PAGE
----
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The Differential

A Disease a Day

Vincent Migliaccio Michaelson, Medical Student, 01:51PM Oct 28, 2017

O&Med School of Medicine

Reading for pleasure is an excellent way to learn; this means reading things because we want to not because we were assigned them. It brings about many positive impacts, including increasing vocabulary, gaining insight into people's attitudes, and learning general knowledge and trivia. When you choose something to read just because you want to, it tends to seem more interesting, and what you read tends to stick more.

If we apply this to medicine it can work really well. A few years into my career, I didn't have much knowledge about the multitude of diseases and syndromes out there. I knew the names of some and key things about them. I was limited by what I didn't know. I was in a class one day, and a professor of mine said he read about one disease/syndrome per day. This meant that by the end of a year, he knew about 365 more disease than he did before. This was impressive. I didn't start the practice until recently.

I started the practice a few months ago, when I was at a medical conference. A syndrome known as Brugada syndrome was mentioned. I had never heard of it nor remembered seeing it. This is when I jotted it down in order to look for it later. This is how I usually get the syndrome or disease to look up that day. It can be from a movie or TV show. A syndrome/disease gets mentioned that I haven't yet been exposed to, and I look into it. I do this for a couple of reasons. First, I am curious and enjoy finding out new things; second, I can't diagnose something I have never seen. Maybe I will never see a patient with any of those diseases or syndromes, but what if I do?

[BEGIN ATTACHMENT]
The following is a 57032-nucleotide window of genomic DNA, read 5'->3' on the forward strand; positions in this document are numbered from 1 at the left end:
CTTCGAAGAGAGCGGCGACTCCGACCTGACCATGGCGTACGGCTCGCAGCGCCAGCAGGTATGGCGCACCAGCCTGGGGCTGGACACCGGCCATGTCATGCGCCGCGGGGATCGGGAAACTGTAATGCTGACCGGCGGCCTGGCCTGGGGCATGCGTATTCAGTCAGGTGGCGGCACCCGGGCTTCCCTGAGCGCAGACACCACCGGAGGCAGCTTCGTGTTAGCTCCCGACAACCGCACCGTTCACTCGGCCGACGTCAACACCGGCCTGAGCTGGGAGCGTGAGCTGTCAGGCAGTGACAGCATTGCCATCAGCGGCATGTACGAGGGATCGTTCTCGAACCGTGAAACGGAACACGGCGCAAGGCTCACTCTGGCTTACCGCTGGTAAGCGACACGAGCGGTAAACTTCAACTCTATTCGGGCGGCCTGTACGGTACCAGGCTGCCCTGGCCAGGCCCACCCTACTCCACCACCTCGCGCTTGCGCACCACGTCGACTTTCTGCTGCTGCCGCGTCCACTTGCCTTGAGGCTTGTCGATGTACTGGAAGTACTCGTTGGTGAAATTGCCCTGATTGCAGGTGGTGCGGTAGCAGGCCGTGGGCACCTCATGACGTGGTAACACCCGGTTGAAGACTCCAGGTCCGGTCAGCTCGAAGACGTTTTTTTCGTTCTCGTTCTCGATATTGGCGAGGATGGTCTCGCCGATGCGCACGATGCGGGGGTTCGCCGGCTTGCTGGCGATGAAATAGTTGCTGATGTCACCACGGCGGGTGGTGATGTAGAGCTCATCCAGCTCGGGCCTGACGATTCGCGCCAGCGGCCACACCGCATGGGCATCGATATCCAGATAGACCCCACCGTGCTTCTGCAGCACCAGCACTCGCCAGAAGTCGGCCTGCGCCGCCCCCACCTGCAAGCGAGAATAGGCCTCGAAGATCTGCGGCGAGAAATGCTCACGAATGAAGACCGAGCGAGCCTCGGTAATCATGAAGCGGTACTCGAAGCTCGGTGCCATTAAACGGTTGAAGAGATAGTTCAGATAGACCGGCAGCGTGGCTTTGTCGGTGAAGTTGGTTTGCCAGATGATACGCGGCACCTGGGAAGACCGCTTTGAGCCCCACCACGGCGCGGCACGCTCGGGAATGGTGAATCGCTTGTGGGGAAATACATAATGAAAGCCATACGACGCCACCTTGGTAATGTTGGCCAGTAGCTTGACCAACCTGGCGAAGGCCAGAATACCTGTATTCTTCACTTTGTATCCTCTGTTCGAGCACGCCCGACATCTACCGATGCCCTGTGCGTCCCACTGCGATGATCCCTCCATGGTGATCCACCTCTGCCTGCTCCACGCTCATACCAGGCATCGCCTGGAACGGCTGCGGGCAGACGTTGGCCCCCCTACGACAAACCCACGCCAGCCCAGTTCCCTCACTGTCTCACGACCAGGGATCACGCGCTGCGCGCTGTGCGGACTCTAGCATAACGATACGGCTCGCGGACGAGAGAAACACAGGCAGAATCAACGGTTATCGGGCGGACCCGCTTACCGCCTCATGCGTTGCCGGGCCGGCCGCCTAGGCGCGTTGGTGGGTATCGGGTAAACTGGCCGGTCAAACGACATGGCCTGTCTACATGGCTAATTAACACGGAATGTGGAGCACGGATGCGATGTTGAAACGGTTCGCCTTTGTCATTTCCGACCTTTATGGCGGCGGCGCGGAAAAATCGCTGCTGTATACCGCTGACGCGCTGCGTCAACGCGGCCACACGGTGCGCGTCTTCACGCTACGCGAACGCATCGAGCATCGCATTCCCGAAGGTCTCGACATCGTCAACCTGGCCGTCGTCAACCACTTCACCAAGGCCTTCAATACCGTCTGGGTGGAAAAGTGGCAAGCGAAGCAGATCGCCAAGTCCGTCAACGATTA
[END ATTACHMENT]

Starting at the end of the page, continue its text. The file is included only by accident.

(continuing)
Here are a few syndromes I have recently looked into:

  • Usher syndrome

  • Hammon syndrome/Macklin syndrome

  • Anti-NMDA receptor encephalitis

What about you? Can you learn about a disease a day?
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Medical school and residency can be a stressful, demanding time. These medical students share their insights and experiences, good and bad, in order to create a community of support and understanding for medical students everywhere.

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